A flutter of claps and the odd whoop act as tonight's starting gun, with Lopatin staring so intently at his Macbook he might just fall through the screen. Ford hangs back, a grin of excitement spread across his face as he observes his otherwise engrossed buddy. Tonight is the official UK launch of Ford & Lopatin's debut album Channel Pressure. Following two well-received EPs under the name Games, the two friends hit upon the concept of a young man called Joey Rogers who wishes to escape an oppressive futuristic society through dreams of an imaginary past when musicians would jam funk music on ancient Amiga computers. The concept reveals as much about the duo's characters and tastes as it makes for an interesting focal narrative. It's Ford's retro fixation taken from Lopatin's futuristic vantage point. Conversely, it's Lopatin's introverted techno-universe given a stylish pop twist.

Perhaps most importantly though, it's a rare example of two musical constellations aligning perfectly with each other – a Yang with a Yin, the two cerebral hemispheres working in unison. Rare, because all too often genre fusions wind up bringing the worst of both worlds. Channel Pressure could have been awful: all the cloying parodic elements of this last decade's 80s revival rubbing up against the clinical drudge of so much noodle-wank electronica. Luckily Ford and Lopatin have the artistic vision and technical chops to save themselves from such a fate. The album is buoyant, captivating and most of all FUN. And I don't mean fun in any clandestine or arty way.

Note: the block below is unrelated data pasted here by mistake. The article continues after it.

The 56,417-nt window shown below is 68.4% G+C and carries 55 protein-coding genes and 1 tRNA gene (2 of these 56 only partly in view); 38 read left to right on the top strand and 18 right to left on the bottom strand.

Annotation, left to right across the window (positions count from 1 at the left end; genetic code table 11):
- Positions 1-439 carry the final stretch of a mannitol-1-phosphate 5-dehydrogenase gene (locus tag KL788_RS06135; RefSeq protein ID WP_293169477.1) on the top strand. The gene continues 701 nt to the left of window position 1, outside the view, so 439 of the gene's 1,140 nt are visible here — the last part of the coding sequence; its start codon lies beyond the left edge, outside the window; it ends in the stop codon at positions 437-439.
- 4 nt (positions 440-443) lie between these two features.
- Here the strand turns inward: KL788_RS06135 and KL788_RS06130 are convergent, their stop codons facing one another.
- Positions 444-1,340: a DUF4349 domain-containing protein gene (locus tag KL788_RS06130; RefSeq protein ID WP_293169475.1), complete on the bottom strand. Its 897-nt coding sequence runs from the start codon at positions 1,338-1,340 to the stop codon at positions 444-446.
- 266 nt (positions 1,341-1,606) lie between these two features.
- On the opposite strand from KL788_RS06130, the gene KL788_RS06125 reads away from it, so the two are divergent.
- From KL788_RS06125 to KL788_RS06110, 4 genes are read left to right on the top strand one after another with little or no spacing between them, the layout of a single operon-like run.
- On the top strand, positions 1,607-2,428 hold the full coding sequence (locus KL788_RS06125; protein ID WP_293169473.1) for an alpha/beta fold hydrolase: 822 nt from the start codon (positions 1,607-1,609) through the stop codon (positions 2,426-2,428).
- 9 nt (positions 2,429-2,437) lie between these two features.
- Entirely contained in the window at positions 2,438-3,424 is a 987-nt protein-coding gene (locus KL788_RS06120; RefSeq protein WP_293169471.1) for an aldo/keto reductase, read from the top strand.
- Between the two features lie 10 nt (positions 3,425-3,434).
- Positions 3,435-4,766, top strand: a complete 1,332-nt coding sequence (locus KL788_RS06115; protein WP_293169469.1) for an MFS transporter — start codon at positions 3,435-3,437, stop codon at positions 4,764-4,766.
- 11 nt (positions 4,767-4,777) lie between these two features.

This is bouncy, reverential pop with buckets of funk and a sense of humour that transcends mere pastiche. Take the video for 'World Of Regret'. There's a perverse delight in watching the otherwise reticent Lopatin inhaling 3D foodstuffs as they fall from a technicolour sky, Joel Ford pulling giant animated fishbones from his mouth only to be buried under a mound of goodies. This pile-up of treats reflects the album's sonic palette – rich and dense like a triple-layered chocolate cake that somehow leaves you coming back for seconds. And then thirds.